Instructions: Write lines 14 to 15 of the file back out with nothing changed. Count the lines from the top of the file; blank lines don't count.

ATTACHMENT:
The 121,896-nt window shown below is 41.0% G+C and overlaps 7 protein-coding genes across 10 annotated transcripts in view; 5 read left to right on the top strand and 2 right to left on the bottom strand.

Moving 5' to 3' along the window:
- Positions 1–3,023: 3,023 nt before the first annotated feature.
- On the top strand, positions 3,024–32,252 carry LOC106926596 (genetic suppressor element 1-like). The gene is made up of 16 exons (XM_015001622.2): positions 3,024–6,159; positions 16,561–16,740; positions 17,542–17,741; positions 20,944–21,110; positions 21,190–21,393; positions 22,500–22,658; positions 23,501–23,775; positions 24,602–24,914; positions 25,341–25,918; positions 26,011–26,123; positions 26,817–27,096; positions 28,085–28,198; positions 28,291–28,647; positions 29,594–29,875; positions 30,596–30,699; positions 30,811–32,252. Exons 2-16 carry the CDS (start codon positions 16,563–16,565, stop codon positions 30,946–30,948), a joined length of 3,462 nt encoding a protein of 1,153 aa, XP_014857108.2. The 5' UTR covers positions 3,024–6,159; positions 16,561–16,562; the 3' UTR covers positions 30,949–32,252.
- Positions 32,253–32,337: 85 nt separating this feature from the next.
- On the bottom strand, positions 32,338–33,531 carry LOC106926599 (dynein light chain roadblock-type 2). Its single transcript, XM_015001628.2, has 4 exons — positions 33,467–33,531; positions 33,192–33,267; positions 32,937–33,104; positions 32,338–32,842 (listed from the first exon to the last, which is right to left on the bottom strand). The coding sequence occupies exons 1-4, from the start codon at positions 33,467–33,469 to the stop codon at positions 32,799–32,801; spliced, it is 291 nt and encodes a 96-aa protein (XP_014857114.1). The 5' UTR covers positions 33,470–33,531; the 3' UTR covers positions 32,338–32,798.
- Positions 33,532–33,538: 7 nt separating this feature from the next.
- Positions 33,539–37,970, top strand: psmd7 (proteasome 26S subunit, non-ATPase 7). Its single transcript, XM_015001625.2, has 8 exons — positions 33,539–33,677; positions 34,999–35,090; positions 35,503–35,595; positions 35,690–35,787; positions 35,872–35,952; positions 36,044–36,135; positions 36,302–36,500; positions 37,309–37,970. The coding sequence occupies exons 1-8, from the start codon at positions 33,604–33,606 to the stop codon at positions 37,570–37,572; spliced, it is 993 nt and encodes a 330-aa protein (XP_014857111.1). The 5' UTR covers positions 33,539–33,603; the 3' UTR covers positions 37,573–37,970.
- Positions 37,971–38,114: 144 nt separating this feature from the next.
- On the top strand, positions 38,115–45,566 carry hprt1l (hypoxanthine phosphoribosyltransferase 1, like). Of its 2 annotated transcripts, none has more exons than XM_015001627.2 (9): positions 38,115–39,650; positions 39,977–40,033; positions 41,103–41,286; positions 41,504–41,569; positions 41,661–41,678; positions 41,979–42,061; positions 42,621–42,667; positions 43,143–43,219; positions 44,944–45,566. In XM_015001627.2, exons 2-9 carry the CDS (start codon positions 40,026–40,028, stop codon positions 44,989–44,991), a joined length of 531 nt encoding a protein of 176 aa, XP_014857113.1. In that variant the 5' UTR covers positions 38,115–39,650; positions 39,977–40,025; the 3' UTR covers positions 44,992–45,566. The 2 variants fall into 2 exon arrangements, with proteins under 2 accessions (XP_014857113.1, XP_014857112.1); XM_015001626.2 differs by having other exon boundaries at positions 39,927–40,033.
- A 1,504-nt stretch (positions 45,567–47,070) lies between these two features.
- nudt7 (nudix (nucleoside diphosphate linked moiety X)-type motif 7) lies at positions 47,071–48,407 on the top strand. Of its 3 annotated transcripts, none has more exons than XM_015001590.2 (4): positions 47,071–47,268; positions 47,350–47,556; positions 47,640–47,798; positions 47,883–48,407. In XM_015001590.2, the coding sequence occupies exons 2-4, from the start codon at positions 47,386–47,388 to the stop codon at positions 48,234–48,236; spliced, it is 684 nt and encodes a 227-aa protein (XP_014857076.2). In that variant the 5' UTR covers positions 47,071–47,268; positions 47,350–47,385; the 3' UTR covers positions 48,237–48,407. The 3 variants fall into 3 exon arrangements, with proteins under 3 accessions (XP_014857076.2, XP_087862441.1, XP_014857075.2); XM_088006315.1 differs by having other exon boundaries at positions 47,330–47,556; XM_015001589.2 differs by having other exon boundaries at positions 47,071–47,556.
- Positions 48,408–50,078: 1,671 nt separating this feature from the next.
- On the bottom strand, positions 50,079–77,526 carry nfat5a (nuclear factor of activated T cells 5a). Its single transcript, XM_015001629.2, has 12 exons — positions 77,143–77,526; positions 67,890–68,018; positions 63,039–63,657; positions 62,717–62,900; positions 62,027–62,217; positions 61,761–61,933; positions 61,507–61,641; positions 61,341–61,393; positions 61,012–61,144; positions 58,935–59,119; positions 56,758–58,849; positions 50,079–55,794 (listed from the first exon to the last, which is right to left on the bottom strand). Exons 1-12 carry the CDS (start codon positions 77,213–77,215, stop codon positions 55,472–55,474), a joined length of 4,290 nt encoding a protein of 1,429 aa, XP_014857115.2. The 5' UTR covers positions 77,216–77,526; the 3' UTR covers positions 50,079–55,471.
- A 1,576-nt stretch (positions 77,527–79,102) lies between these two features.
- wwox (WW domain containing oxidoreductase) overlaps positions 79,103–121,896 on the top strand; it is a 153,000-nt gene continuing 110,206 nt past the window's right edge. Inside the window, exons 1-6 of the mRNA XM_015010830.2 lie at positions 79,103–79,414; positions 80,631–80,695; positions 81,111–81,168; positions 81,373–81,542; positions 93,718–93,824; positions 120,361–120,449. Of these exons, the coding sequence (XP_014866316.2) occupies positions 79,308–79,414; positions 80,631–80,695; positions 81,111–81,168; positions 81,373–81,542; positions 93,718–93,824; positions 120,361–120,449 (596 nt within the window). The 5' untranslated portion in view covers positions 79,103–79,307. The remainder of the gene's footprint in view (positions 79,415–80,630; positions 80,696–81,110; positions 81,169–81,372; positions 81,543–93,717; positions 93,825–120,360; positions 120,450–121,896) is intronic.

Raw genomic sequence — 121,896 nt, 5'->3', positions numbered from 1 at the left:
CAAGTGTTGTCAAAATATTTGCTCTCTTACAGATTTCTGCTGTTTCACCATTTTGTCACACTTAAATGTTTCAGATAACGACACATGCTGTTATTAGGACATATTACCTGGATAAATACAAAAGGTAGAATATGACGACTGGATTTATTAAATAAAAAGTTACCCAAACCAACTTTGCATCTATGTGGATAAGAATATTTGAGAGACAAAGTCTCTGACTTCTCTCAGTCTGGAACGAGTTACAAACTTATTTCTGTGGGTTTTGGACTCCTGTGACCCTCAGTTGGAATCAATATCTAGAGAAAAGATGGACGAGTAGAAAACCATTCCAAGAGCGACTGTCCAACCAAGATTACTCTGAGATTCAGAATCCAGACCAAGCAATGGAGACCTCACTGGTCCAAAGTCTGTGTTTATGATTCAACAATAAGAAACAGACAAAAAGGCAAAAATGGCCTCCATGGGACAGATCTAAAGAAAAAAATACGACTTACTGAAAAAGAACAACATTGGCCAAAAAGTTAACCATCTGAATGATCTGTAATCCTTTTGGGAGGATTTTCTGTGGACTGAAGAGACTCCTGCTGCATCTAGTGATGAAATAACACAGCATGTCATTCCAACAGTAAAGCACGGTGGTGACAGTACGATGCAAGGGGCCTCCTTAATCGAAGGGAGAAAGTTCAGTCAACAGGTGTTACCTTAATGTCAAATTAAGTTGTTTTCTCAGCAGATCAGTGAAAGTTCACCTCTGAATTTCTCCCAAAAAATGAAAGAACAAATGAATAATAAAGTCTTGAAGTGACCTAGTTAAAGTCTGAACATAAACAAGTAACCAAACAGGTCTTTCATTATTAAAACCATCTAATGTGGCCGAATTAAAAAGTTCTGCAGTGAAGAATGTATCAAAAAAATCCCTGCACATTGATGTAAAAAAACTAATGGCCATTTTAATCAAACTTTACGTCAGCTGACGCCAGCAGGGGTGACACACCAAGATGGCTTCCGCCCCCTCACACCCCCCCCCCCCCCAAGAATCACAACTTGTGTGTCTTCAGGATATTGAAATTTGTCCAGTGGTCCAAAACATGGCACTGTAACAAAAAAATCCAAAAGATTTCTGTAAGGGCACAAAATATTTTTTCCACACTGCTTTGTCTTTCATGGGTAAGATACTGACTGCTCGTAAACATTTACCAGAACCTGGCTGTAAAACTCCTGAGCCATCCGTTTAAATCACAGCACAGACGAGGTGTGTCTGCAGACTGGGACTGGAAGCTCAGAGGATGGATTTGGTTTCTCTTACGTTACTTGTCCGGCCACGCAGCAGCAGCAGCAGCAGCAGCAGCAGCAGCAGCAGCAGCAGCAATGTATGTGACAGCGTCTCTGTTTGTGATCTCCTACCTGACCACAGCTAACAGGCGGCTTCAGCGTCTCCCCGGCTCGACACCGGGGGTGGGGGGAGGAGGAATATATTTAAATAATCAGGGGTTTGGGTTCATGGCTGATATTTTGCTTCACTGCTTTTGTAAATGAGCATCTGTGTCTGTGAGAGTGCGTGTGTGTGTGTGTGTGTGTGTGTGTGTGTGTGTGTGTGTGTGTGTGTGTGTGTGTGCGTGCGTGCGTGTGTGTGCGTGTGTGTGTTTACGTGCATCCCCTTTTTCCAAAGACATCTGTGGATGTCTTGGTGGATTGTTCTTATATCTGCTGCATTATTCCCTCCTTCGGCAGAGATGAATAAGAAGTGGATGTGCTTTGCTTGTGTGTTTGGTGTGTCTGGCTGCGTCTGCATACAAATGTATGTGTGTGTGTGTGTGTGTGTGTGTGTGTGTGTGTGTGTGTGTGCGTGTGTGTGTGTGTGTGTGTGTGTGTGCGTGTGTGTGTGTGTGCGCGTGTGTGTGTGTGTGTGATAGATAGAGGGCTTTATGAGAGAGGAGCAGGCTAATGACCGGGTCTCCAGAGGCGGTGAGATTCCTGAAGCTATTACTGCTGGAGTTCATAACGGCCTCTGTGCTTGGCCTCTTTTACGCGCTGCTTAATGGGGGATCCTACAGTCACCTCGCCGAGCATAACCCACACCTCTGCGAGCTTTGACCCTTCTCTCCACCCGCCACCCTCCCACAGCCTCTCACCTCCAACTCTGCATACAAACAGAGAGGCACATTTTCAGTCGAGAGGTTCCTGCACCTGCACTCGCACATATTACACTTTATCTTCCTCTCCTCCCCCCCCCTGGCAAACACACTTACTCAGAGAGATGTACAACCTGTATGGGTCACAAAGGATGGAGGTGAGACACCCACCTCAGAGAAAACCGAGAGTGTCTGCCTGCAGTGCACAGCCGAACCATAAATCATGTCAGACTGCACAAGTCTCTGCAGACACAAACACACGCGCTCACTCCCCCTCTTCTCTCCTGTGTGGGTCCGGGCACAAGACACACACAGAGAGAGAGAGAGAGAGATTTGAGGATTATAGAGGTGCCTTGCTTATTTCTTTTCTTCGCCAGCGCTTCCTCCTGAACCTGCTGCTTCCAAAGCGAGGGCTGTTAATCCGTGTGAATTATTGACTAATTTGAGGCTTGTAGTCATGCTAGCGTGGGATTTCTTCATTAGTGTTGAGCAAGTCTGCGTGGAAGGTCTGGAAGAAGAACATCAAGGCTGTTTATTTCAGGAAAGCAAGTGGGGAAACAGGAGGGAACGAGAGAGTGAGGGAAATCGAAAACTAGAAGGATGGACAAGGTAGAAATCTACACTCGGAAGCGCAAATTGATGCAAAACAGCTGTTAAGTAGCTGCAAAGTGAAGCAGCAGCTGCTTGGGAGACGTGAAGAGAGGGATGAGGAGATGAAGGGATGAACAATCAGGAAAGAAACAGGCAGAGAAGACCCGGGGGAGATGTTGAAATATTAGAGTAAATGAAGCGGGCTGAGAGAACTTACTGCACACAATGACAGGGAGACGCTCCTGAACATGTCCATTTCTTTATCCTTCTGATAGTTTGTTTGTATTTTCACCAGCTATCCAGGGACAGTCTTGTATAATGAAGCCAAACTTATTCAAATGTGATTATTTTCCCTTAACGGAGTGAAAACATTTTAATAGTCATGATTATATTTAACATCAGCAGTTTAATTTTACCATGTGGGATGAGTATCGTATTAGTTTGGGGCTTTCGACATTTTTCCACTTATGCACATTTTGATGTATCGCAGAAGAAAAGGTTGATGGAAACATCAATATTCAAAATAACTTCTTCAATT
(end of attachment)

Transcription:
- On the bottom strand, positions 50,079–77,526 carry nfat5a (nuclear factor of activated T cells 5a). Its single transcript, XM_015001629.2, has 12 exons — positions 77,143–77,526; positions 67,890–68,018; positions 63,039–63,657; positions 62,717–62,900; positions 62,027–62,217; positions 61,761–61,933; positions 61,507–61,641; positions 61,341–61,393; positions 61,012–61,144; positions 58,935–59,119; positions 56,758–58,849; positions 50,079–55,794 (listed from the first exon to the last, which is right to left on the bottom strand). Exons 1-12 carry the CDS (start codon positions 77,213–77,215, stop codon positions 55,472–55,474), a joined length of 4,290 nt encoding a protein of 1,429 aa, XP_014857115.2. The 5' UTR covers positions 77,216–77,526; the 3' UTR covers positions 50,079–55,471.
- A 1,576-nt stretch (positions 77,527–79,102) lies between these two features.